Volume #26 - 141.|
RELATIONS AVEC LE COMMONWEALTH
PLAN DE COLOMBO
RÉUNION DU COMITÉ CONSULTATIF À JAKARTA, 11-14 NOVEMBRE 1959
Note du secrétaire d'État aux Affaires extérieures|
pour le Cabinet
CABINET DOCUMENT NO. 314-59|
le 15 octobre 1959|
FUTURE OF THE COLOMBO PLAN|
The Consultative Committee of the Colombo Plan, which will be meeting in Jogjakarta, Indonesia at the end of October, will have to take a decision on the future of the Colombo Plan. In 1955 it was agreed to continue the Plan to 1961 and to reconsider its future in 1959.
Attached is a memorandum on this subject which, if approved, will form part of the instructions to the Canadian Delegation to the Jogjakarta meeting. In summary, the Delegation is instructed:
(a) To seek agreement on continuation of the Colombo Plan for five years beyond 1961 with the proviso that at the Consultative Committee meeting in 1964 the question of a further five years renewal will be considered.
(b) To make clear that in supporting a continuation of the Plan the Canadian Government is unable to commit itself to any particular level of assistance over any specified period, apart from the present commitments which were announced at Montreal, in 1958.
I recommend that these instructions be approved.
[Ottawa], October 15, 1959
THE FUTURE OF THE COLOMBO PLAN
When the Colombo Plan was brought into being in 1950 it was envisaged that it should continue until June 30, 1957. In 1955 the future of the Plan was considered at a meeting of the Consultative Committee in Singapore. It was decided then to continue the Plan until June 30, 1961 and to reconsider its future at the meeting of the Consultative Committee in 1959.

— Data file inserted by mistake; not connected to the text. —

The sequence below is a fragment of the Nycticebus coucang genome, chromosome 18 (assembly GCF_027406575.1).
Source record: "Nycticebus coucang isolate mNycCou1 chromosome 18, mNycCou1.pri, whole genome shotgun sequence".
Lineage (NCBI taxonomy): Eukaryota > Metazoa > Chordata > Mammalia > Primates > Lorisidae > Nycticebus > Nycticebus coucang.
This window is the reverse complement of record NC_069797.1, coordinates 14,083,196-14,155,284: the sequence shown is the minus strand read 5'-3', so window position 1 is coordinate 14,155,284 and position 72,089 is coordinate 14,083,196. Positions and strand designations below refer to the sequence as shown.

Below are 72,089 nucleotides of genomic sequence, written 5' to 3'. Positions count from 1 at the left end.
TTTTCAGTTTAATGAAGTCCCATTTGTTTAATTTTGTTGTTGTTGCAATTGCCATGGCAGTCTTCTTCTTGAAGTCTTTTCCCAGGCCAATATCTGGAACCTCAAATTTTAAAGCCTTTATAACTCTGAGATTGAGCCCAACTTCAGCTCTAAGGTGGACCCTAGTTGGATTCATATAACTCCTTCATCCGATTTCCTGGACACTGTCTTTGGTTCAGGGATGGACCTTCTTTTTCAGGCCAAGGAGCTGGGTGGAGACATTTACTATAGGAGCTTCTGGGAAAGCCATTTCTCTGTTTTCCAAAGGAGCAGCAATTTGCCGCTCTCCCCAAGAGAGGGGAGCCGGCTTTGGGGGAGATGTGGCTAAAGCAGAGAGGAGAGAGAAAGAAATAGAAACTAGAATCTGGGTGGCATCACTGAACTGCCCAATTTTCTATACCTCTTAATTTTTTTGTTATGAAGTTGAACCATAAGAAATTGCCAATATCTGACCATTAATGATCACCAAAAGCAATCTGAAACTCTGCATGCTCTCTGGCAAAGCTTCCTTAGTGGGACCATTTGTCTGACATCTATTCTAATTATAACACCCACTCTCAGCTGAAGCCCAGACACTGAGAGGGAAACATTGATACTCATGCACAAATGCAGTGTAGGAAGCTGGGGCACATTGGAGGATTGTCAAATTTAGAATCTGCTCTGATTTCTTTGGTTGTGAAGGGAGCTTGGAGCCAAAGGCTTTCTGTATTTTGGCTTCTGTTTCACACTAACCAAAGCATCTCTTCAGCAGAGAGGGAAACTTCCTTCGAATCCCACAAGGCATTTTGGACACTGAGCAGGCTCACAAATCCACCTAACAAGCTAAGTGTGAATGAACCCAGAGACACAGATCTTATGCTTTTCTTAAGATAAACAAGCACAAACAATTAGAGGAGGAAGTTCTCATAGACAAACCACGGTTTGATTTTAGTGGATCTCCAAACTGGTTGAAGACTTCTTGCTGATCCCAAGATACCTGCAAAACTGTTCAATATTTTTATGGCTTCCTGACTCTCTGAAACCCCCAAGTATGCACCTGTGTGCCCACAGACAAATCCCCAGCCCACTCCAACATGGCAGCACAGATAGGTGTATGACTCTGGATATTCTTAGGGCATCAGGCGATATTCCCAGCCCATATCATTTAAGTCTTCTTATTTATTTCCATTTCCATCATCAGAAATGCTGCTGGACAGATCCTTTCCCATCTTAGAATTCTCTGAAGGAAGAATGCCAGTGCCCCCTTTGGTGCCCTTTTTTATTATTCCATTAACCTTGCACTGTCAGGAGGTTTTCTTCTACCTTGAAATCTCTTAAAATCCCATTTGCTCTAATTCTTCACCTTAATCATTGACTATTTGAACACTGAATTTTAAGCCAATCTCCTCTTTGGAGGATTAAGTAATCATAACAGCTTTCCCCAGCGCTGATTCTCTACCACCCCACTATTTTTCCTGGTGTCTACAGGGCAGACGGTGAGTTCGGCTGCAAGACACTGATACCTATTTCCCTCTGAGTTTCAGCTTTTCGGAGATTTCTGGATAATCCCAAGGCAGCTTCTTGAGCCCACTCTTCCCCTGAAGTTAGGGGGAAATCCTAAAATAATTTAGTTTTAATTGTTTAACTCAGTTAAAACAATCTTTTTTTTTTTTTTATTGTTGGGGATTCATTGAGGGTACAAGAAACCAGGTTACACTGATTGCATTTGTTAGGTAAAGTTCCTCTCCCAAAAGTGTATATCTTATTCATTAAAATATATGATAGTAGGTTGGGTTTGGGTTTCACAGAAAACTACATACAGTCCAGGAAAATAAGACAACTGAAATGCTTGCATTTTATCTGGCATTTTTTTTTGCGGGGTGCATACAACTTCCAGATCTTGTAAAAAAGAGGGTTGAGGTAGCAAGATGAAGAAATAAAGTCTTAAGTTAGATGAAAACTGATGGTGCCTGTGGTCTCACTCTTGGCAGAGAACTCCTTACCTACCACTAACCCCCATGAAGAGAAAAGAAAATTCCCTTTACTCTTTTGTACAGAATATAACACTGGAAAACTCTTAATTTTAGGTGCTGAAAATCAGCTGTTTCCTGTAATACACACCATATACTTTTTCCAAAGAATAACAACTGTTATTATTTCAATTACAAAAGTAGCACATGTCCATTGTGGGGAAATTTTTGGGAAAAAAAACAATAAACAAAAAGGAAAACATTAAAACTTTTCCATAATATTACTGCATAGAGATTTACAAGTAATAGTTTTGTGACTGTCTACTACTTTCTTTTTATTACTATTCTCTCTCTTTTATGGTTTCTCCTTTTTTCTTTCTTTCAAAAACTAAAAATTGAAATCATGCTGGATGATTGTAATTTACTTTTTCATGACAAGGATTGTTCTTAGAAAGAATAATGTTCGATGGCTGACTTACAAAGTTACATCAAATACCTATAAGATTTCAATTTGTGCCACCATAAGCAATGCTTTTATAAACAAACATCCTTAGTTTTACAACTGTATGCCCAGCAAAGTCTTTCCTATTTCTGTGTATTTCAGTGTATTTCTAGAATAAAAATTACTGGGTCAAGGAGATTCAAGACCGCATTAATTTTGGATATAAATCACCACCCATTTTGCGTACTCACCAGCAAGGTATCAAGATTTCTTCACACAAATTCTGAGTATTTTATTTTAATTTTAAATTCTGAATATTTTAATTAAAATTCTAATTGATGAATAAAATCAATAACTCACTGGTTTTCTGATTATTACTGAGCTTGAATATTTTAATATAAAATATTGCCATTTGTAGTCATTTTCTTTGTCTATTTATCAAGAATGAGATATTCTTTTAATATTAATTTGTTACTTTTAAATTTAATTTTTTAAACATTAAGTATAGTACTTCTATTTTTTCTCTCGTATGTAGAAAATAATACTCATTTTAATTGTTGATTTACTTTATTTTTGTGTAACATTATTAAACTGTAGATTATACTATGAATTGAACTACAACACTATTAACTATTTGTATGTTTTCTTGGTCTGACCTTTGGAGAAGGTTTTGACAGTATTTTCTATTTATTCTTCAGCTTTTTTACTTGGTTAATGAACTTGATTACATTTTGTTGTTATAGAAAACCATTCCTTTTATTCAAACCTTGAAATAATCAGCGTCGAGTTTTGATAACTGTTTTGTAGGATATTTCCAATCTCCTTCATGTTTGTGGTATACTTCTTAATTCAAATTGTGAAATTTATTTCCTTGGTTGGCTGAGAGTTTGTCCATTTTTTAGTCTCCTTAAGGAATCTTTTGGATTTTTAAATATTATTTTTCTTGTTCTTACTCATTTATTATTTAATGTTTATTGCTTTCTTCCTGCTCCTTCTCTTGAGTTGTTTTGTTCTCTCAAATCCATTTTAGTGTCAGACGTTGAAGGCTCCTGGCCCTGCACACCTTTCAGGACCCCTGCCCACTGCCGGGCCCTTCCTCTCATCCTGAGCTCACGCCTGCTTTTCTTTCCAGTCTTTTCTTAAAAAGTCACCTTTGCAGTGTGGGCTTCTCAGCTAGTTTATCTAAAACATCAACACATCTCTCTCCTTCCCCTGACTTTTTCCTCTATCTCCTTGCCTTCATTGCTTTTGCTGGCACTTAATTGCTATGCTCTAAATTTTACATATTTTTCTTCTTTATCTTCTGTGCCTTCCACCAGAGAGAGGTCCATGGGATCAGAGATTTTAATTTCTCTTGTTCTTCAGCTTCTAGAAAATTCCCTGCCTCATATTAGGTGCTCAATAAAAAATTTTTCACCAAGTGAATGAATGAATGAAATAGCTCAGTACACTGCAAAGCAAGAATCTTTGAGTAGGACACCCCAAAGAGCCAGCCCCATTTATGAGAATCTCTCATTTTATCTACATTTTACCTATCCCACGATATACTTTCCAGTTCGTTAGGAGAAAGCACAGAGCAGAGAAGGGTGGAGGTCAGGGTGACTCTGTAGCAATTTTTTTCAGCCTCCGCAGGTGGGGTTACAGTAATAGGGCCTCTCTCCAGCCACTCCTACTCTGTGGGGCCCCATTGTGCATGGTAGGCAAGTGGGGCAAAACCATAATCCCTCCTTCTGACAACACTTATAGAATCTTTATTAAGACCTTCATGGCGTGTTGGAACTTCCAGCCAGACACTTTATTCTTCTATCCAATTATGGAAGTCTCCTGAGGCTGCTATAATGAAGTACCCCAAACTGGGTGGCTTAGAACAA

An important decision on the future of the Plan must therefore be taken at the meeting of the Consultative Committee in Jogjakarta. There is no apparent desire on the part of any member to see the Plan come to a halt in 1961. It is making a very important contribution to economic development and an end to the need for this contribution is not yet in sight. If we accept the desirability of continuing the Plan, the first point for decision is whether a renewal should be indefinite or for a specific term of years.
The members of the Plan did not favour an indefinite extension in 1955 and the evidence we have so far of the thinking of other countries does not suggest that they now favour an indefinite extension, except for Australia. The Australians are not inclined to set a terminal date. In our view, however, it would be useful to fix some term of years as an indication that we do not contemplate extending this form of assistance forever. The United Kingdom also opposes an indefinite extension of the Plan. The recipient countries all aspire to be in a position to stand on their own feet some day and they appear to be no more anxious than the donor countries to look upon the Colombo Plan as a permanent operation.
The argument has been put forward by the United Kingdom that periodic renewals provide an opportunity for reviewing progress and also serve to refresh public awareness of the aims and objectives of the Plan in the publicity attendant upon an extension. The Plan is reviewed annually at the meetings of the Consultative Committee but there appears to be merit in reviewing the operation from the longer perspective of at least five years.